First, turn off the TV and radio, and close the newspapers. They just tell you what the candidates are doing and saying. That really doesn’t matter. They'll do or say anything to get elected. They're like little kids before Christmas. Of course, the media want you to think it matters because that’s how they sell advertising. But really, it comes down to just two questions:
- What does the candidate want to do?
- How effective will he be in doing it?
So the results can be summed up in this table:
Obviously your best option is someone who can get good ideas acted on. Someone who can get bad ideas executed is the worst possibility. If neither candidate can get anything done, you’re still better off with one who has good ideas. In short, just look them up in the table and vote for the candidate with the highest score.
Now, how does this apply to the current presidential race? First lets look at the ideas department.
Romney, like pretty much all Republicans, wants to get government (welfare, police, firefighters, teachers, etc.) off the backs of corporations and rich people. Those corporations and rich people will then make sure that everyone who’s worthy will be able to get a job, and that all products will be safe and environment-friendly.
Obama, like pretty much all Democrats, thinks government should protect the public by providing services and regulating businesses so even the underprivileged have a viable lifestyle, and so we don't screw up the planet too much. You can decide for yourself which are good or bad ideas.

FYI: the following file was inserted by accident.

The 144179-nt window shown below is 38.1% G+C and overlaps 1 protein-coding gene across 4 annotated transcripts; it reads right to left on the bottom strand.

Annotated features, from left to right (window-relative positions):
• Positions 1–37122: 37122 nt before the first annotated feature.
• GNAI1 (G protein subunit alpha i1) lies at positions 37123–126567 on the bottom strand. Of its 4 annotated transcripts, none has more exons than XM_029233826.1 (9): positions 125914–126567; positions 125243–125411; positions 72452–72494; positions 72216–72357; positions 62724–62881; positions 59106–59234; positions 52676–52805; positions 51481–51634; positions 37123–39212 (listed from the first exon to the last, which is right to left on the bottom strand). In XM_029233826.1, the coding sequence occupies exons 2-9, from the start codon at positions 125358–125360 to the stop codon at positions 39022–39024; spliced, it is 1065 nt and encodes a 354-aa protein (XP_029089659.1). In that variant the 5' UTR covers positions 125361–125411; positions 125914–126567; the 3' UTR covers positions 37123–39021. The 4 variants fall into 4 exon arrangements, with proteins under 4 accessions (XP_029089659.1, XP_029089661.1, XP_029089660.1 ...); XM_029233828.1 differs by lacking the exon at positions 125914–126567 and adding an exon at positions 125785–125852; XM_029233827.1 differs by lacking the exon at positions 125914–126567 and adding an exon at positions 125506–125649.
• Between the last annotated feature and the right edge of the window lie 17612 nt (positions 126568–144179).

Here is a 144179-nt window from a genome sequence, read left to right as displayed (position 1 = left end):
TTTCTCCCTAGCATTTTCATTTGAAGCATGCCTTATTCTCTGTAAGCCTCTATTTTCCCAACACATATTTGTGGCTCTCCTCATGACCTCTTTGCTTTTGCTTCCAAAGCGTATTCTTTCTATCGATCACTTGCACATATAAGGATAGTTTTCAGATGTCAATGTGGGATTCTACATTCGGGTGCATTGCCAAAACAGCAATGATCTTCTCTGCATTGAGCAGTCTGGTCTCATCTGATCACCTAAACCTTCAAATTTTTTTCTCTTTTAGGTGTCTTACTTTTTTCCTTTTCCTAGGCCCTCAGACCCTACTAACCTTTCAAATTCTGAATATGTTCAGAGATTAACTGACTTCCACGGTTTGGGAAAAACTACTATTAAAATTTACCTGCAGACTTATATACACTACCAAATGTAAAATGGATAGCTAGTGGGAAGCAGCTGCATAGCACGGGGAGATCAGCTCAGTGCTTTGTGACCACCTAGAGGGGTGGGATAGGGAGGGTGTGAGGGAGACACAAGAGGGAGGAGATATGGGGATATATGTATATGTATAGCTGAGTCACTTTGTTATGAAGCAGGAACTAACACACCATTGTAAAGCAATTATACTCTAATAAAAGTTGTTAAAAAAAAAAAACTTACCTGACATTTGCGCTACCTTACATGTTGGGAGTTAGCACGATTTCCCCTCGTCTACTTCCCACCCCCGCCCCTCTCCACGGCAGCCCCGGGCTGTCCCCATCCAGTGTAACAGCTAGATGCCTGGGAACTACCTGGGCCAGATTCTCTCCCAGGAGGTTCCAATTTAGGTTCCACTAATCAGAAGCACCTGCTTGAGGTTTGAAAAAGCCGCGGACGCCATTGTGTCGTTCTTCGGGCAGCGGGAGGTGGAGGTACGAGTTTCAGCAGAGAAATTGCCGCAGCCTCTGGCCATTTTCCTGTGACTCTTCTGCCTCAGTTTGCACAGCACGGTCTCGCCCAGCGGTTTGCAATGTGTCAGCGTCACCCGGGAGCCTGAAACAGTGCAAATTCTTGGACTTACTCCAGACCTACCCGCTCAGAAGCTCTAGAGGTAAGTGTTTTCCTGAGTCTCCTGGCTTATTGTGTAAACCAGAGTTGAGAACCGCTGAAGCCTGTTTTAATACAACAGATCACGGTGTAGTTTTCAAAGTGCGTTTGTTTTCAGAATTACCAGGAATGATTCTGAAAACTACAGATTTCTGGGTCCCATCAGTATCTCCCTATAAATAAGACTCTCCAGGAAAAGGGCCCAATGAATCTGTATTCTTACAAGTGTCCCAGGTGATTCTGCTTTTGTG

And effectiveness? Of course, there are degrees between dynamo and dork, but lets pretend we can view everything in the extreme. (Isn’t that part of the fun of politics?)
Obama has faced very stiff opposition, and yet was able to pass the Affordable Care Act, target and kill Osama bin Laden and other al Qaeda leaders, get rid of the “Don’t Ask, Don’t Tell” policy, and accomplish various other progressive measures. On the other hand, he has not been able to get rid of the Bush-era Tax Cuts for the wealthy, he gave up on the single-payer/public option for health care, and he has not exactly turned the economy around.
Stunningly, Romney has been very effective at accomplishing the exact opposite of what he now proposes. At Bain, he destroyed jobs, and as Governor of Massachusetts, he instituted near universal health coverage with mandatory insurance, raised revenue, upheld abortion rights (for a while, anyway), supported some gun control, and endorsed same-sex unions (for a while anyway, and not including marriage.) So does this make him a very effective flip-flopper, or a very ineffective conservative? Hard to say.
Of course, it’s almost impossible for anyone to be really effective given the partisanship of Washington. (That’s the other part of the fun of politics.) So it comes down to a choice between two marginally effective candidates. Pick the one whose ideas suck less.